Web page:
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HUMAN rights campaigners are pushing for authorities to arrest Saudi Crown Prince Mohammed bin Salman when he visits Britain, accusing him of war crimes in Yemen.
Campaign group Human Rights for Yemen applied today to Westminster magistrates’ court and the Director of Public Prosecutions for an arrest warrant.
Director Kim Sharif submitted documents containing evidence of alleged war crimes.
Saudi Arabia is waging war against neighbouring Yemen, where thousands of civilians have been killed in Saudi air raids, using British-made warplanes.
The attacks and a blockade by Saudi Arabia have caused water and food shortages and outbreaks of diseases including cholera.
Ms Sharif said: “According to the International Committee of the Red Cross, over 20 million people have been left aid-dependent.”
She cited Unicef figures showing that 130 children are dying each month due to malnutrition and disease occasioned by the illegal blockade.
"Nearly one million people have been affected by the ongoing cholera epidemic, largely attributable to the destruction of the country’s infrastructure. Schools, hospitals, homes, mosques, heritage sites, media and journalists’ centres, funerals, weddings and other civilian targets have been destroyed in the Saudi-led aerial bombardment,” Ms Sharif said.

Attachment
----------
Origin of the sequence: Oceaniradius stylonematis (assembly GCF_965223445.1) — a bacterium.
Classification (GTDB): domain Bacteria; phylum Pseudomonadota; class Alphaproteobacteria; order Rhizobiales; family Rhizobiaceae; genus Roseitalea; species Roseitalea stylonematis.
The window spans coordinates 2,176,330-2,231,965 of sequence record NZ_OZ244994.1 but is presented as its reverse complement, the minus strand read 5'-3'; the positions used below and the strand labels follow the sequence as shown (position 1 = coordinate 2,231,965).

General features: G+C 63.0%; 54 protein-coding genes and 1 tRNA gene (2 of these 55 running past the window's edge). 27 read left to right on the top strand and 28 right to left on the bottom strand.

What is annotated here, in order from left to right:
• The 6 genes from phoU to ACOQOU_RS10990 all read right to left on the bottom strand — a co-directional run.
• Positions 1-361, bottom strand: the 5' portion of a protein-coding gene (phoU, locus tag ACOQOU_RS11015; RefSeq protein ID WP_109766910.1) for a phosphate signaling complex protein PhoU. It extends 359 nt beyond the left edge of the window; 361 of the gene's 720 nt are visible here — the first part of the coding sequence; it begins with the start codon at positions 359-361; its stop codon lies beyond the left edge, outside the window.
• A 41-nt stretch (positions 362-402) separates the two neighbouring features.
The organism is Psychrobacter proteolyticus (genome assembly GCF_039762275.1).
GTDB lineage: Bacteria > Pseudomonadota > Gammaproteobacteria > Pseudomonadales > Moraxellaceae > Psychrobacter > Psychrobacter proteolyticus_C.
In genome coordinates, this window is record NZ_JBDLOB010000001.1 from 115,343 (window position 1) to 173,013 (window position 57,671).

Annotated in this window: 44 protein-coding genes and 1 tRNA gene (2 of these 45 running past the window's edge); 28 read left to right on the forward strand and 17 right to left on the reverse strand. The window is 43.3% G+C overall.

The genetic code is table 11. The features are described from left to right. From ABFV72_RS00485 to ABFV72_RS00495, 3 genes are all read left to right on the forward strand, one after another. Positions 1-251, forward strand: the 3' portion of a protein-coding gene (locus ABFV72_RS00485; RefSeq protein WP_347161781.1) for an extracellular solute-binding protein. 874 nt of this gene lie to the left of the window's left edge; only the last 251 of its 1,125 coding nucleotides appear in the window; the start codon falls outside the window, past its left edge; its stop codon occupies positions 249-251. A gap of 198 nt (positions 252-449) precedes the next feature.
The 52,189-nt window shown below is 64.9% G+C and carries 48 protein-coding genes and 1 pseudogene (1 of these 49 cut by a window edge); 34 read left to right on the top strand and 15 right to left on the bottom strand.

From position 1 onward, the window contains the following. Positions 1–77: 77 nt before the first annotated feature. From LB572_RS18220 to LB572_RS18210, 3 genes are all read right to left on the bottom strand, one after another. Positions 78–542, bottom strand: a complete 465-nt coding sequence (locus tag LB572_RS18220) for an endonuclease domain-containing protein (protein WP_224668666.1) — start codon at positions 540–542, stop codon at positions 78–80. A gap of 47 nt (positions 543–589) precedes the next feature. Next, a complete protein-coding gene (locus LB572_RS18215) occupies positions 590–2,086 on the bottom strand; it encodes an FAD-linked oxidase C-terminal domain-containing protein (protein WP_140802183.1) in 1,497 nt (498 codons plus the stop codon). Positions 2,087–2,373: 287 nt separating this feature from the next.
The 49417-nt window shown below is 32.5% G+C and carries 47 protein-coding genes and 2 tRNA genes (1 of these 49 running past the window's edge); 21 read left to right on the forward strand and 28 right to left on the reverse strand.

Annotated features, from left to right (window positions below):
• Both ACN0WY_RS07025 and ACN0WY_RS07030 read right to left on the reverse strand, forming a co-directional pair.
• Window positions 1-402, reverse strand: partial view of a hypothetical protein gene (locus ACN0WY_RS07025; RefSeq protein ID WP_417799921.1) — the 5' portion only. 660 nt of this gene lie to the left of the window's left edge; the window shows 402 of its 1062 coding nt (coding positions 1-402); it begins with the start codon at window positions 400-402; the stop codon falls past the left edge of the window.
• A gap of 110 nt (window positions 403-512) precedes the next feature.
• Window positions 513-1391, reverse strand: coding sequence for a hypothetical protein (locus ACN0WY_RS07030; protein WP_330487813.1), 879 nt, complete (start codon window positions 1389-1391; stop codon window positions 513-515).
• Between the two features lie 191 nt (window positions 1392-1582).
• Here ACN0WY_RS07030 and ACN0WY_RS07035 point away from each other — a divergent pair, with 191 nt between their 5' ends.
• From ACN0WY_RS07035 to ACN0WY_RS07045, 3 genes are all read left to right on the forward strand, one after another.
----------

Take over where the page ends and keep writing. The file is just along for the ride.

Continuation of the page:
“We believe that Saudi forces are committing war crimes and violating the Geneva Convention and its protocols with impunity.”
Prince Salman is expected to visit Britain in the coming weeks following an initiation from Tory PM Theresa May.
Ms Sharif said: “There is jurisdiction in the UK to try war criminals and there is no immunity for such crimes, irrespective of where they have been committed.
“Bin Salman is ultimately responsible for these crimes and he must be arrested for war crimes during his anticipated visit to the UK.”
British arms firms sold weapons worth £1.1 billion to Saudi Arabia in the first six months of last year.
They included air-to-air missiles, aircraft components and sniper rifles. The sales also included anti-riot gear, ballistic shields and body armour.
Previous sales have included fighter-bombers.
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